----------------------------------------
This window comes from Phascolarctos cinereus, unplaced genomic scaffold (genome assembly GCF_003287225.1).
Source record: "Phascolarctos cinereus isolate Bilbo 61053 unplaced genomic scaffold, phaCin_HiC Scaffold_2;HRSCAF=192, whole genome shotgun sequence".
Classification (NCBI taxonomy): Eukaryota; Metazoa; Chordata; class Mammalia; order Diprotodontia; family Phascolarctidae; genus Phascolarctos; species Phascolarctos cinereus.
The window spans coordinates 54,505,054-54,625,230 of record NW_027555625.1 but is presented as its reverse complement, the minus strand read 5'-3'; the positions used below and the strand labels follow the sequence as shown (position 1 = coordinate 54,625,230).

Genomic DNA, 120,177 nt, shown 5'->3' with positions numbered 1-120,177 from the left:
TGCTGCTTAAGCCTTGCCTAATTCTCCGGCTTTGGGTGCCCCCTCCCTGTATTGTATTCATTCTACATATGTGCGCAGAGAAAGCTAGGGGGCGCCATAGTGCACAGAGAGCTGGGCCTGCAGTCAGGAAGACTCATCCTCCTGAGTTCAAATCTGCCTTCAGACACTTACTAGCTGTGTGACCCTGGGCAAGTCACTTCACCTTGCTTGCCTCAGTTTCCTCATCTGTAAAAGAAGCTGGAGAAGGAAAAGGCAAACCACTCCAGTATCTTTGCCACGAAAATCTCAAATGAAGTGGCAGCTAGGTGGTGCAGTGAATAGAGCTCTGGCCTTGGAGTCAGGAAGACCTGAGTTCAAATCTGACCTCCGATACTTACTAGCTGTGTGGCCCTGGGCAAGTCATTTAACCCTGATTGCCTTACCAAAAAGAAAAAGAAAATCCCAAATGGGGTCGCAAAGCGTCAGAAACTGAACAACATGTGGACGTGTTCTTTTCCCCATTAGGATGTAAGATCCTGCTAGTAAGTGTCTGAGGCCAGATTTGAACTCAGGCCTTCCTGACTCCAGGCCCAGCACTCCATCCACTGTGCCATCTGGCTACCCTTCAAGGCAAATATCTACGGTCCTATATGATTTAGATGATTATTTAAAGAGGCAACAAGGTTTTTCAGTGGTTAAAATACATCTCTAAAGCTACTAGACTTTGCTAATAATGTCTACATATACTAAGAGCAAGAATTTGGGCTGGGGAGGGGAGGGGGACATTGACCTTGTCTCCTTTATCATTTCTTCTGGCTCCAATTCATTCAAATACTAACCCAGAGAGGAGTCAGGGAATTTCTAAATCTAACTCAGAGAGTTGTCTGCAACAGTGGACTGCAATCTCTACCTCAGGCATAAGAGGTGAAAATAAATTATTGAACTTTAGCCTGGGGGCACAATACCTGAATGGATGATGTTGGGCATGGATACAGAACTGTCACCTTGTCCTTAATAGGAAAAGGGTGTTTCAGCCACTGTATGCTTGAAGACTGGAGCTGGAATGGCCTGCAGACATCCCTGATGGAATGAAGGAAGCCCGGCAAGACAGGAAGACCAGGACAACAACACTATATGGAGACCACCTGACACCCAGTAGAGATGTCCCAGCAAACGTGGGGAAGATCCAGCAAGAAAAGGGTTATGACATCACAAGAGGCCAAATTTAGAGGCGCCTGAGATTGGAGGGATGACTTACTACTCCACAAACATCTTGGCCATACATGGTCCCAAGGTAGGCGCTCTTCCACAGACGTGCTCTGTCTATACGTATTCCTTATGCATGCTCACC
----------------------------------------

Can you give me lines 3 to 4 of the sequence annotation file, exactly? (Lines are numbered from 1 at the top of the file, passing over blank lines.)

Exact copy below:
Classification (NCBI taxonomy): Eukaryota; Metazoa; Chordata; class Mammalia; order Diprotodontia; family Phascolarctidae; genus Phascolarctos; species Phascolarctos cinereus.
The window spans coordinates 54,505,054-54,625,230 of record NW_027555625.1 but is presented as its reverse complement, the minus strand read 5'-3'; the positions used below and the strand labels follow the sequence as shown (position 1 = coordinate 54,625,230).